It’s been announced this week that International Business Machines (IBM) partnered with Veridim Labs, a startup creating environment-related cryptos, to help the environment by turning carbon credits into blockchain-based tokens. Carbon credits – tradeable instruments created to help reduce greenhouse gas emissions – will be tradeable for the okens via exchanges.
The project was announced by IBM’s Senior Vice President of Industry Platforms and Blockchain development, Bridget Van Kralingen, during the Consensus Conference this week in New York.
According to Jared Klee, a manager in charge of blockchain-based projects at a New York-based IBM branch, the project is intended to raise greater awareness on companies’ carbon emissions.
The new cryptocurrency is poised “to make it easier and cheaper for companies and individuals to account for their footprint and neutralize the impact they have on the environment.” Its tokens will be issued and managed via the Stellar network.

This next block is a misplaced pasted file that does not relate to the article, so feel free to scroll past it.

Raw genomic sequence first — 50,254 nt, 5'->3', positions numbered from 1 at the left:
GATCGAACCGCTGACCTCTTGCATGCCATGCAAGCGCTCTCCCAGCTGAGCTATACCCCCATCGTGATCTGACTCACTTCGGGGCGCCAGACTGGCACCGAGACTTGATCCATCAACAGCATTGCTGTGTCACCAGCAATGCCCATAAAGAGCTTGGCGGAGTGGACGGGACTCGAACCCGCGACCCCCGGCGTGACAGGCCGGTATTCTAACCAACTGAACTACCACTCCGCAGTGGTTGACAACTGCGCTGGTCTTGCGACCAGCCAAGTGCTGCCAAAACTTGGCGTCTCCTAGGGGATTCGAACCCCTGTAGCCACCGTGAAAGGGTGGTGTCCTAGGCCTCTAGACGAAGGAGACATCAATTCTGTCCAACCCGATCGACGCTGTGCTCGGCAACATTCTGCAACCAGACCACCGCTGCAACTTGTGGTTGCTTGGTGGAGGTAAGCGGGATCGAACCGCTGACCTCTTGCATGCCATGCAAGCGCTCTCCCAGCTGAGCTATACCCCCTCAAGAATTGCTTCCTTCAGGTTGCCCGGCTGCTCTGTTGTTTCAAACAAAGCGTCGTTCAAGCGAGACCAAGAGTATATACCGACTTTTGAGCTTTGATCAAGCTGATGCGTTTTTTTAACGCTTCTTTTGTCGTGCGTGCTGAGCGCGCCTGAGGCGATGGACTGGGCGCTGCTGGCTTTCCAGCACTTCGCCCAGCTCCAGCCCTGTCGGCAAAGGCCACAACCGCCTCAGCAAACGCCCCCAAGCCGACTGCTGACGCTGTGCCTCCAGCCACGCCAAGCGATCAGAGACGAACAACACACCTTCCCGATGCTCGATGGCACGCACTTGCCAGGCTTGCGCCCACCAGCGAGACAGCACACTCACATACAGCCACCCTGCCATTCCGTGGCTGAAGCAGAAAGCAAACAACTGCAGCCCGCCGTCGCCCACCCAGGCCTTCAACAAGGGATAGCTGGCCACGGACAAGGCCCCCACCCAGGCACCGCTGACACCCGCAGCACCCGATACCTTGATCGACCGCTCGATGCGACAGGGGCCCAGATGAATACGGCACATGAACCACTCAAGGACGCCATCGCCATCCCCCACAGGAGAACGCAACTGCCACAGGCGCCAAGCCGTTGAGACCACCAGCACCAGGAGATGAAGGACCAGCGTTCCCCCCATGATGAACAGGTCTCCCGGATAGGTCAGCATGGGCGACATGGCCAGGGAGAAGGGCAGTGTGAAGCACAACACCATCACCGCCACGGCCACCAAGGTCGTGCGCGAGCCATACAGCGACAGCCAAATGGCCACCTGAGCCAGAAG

“This is a great example of how industries are being reinvented by blockchain [technology], in this case establishing a far more efficient and transparent approach to carbon accounting and offsetting that will empower individuals and companies to play a role in improving our environment.”
Over $4.5 billion have been spent on carbon credits in the last 10 years. Organizations who purchase these credits are allowed to burn a specific amount of fossil fuels, as getting them shows a company “paid to have a certain amount of carbon dioxide removed from the environment.”
The new token will be backed by InfiniteEARTH, a sister company of Veridium. The former will receive the credits (referred to as REDDs) for the ongoing development and management service it provides for the Rimba Raya Rainforest, in Borneo.
According to Klee, IBM and Veridium plan on letting traders hedge potential environmental impact with the use of their blockchain platform.